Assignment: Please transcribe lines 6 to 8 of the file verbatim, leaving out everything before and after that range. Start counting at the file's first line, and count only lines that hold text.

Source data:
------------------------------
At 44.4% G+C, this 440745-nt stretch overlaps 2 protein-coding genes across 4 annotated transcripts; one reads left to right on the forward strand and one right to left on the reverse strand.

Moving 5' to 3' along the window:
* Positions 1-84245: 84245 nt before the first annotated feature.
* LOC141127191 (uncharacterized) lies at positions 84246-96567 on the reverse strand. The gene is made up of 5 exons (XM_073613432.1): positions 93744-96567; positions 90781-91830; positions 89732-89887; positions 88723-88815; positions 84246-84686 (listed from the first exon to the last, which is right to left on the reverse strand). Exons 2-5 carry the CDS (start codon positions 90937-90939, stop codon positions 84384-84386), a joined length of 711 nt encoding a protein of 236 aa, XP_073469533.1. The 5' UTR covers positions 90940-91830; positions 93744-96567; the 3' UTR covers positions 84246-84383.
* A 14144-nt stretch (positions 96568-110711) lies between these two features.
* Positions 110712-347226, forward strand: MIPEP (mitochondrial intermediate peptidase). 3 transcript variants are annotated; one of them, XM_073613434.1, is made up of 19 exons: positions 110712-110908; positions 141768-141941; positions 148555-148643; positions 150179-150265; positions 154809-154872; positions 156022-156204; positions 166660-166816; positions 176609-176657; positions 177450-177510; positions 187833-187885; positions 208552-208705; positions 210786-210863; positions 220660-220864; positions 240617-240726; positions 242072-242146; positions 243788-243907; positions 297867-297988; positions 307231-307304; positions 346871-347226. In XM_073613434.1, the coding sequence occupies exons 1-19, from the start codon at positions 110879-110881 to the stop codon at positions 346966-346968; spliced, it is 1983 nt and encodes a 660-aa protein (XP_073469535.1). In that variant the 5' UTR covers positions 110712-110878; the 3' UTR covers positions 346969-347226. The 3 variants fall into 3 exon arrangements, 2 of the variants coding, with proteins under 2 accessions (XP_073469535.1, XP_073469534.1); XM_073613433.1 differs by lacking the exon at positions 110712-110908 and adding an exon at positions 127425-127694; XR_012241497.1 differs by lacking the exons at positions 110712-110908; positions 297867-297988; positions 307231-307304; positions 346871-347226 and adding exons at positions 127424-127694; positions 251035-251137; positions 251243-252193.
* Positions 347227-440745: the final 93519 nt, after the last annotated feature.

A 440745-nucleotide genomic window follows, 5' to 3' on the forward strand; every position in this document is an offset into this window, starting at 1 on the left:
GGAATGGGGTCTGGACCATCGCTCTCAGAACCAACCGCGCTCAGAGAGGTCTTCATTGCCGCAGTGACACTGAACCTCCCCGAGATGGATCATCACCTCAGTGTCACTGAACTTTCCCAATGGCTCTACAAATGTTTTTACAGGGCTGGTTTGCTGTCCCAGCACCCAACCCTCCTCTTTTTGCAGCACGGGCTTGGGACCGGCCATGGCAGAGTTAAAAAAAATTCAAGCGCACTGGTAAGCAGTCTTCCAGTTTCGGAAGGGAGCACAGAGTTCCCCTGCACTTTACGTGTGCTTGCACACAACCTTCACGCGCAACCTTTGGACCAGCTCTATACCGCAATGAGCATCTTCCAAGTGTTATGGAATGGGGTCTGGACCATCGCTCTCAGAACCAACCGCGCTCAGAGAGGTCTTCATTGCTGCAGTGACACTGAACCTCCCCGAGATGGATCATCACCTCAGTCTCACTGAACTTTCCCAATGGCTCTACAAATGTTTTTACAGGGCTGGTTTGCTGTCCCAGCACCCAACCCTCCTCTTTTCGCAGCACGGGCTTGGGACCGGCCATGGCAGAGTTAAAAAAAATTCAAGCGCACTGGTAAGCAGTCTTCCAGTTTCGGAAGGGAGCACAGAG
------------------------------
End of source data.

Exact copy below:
* Positions 110712-347226, forward strand: MIPEP (mitochondrial intermediate peptidase). 3 transcript variants are annotated; one of them, XM_073613434.1, is made up of 19 exons: positions 110712-110908; positions 141768-141941; positions 148555-148643; positions 150179-150265; positions 154809-154872; positions 156022-156204; positions 166660-166816; positions 176609-176657; positions 177450-177510; positions 187833-187885; positions 208552-208705; positions 210786-210863; positions 220660-220864; positions 240617-240726; positions 242072-242146; positions 243788-243907; positions 297867-297988; positions 307231-307304; positions 346871-347226. In XM_073613434.1, the coding sequence occupies exons 1-19, from the start codon at positions 110879-110881 to the stop codon at positions 346966-346968; spliced, it is 1983 nt and encodes a 660-aa protein (XP_073469535.1). In that variant the 5' UTR covers positions 110712-110878; the 3' UTR covers positions 346969-347226. The 3 variants fall into 3 exon arrangements, 2 of the variants coding, with proteins under 2 accessions (XP_073469535.1, XP_073469534.1); XM_073613433.1 differs by lacking the exon at positions 110712-110908 and adding an exon at positions 127425-127694; XR_012241497.1 differs by lacking the exons at positions 110712-110908; positions 297867-297988; positions 307231-307304; positions 346871-347226 and adding exons at positions 127424-127694; positions 251035-251137; positions 251243-252193.
* Positions 347227-440745: the final 93519 nt, after the last annotated feature.

A 440745-nucleotide genomic window follows, 5' to 3' on the forward strand; every position in this document is an offset into this window, starting at 1 on the left: